OB:

Tell us about your research process and what kind of research goes into writing a mystery novel.

CBF:

As a journalist I was provided the opportunity to sit in courtrooms and cover criminal trials, to see the workings of the justice system up close. I interviewed an inmate at a federal prison and a few ex-convicts which helped me understand motivations, language, the whole cultural and societal system of prison life. For The Weight of Stones, I also did extensive readings on the Quebec biker wars. I probably read a half dozen books on the Balkan conflict before I started writing Slow Recoil. For a mystery or crime novel, it helps to speak with a few cops — preferably not while they’re writing you a ticket or handing you a summons.

OB:

What are you reading right now?

CBF:

I always have a few books on the go. I just finished Michael Ondaatje’s Divisadero, and Killshot by Elmore Leonard sits on the night table. I’m also re-reading David Gilmour’s Back on Tuesday. It’s a shame Gilmour says he’s done with novels. He’s one of the few writers who can make me wet my pants laughing and then make me cry, all in the same paragraph. I think he was just hitting his stride with A Perfect Night to Go to China.

OB:

What advice do you have for aspiring writers?

CBF:

In those darkest moments try to remember why you‘re doing it in the first place. Nobody asked you to spend hours and years locked away from society writing a story that very likely may never see the light of day. You’ve got to believe in the mission, in the process. What if that next story or that next novel is the one that resonates with people? That’s what I always thought when I ripped open an envelope with yet another rejection slip inside. Hemingway said, “we’re all apprentices in a craft where no one becomes a master.” You’ve got to be all in, no excuses, no compromises. Get used to asking people questions like, “So what is this Dancing With The Stars, anyway?”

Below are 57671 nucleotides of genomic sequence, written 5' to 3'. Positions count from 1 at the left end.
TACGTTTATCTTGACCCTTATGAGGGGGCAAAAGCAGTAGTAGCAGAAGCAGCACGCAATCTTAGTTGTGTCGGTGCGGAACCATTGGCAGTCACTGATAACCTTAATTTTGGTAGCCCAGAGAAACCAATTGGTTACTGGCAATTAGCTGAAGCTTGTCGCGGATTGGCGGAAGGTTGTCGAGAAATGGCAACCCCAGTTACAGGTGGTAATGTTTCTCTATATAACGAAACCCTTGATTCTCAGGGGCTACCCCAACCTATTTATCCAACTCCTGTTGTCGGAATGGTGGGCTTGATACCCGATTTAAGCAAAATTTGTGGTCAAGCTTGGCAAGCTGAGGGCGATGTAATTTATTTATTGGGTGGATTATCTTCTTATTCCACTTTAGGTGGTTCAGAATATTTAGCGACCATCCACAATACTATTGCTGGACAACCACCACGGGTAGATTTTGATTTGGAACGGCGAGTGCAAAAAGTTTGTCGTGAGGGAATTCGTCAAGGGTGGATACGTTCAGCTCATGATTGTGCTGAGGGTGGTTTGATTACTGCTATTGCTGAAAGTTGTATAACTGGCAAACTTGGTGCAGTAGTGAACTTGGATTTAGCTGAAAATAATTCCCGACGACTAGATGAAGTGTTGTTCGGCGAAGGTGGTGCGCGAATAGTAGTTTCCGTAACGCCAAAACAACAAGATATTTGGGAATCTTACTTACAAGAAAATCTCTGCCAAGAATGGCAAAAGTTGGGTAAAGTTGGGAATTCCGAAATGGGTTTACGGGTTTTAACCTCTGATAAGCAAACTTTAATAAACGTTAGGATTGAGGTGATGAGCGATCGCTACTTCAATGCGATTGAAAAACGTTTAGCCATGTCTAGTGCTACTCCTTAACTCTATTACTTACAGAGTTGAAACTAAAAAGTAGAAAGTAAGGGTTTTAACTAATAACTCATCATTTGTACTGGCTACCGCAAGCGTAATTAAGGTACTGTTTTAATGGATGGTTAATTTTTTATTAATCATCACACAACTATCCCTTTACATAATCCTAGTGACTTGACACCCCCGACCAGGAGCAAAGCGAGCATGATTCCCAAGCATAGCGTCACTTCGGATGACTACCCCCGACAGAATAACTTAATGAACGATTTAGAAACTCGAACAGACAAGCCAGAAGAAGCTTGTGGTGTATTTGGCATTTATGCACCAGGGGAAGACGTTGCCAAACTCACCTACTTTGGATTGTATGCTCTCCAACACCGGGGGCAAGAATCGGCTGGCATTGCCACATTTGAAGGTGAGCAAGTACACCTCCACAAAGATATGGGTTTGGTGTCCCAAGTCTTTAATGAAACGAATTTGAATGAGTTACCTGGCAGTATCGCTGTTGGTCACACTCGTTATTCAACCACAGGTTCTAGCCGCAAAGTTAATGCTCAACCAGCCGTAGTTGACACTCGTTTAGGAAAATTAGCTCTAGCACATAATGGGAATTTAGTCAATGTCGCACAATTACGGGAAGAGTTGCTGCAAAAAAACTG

OB:

Tell us about your upcoming projects.

CBF:

I’m starting to draft the third and final novel featuring Charlie McKelvey. It’s taking shape now, and it’s going to really surprise people — both the story and some of the literary techniques. I’m also putting down the plot and character notes for a new series based on a character from the McKelvey novels. I’ve got a screenplay idea that drives me absolutely bonkers. I can see the whole thing, it’s just a matter of getting it right. You have so little room for error in a screenplay. Every second counts.


C. B. Forrest was born and raised in the historical village of Richmond, just outside of Ottawa. After studying journalism, he worked as a reporter for the Sudbury Star and Northern Life. He studied under the author and poet B. W. Powe as a student at the Humber School for Writers. In 2001 an unpublished novella titled Coming To was adapted to the stage and showcased at The Factory Theatre during Toronto’s SummerWorks festival.

Slow Recoil is the follow-up to his debut novel, The Weight of Stones (2009), which was published by RendezVous Crime and shortlisted for Best First Novel at the Arthur Ellis Awards in 2010. He lives in Ottawa with his wife and daughter.

Visit his website at www.cbforrest.com.

For more information about Slow Recoil please visit the RendezVous Crime website.

Buy this book at your local independent bookstore or online at Chapters/Indigo or Amazon.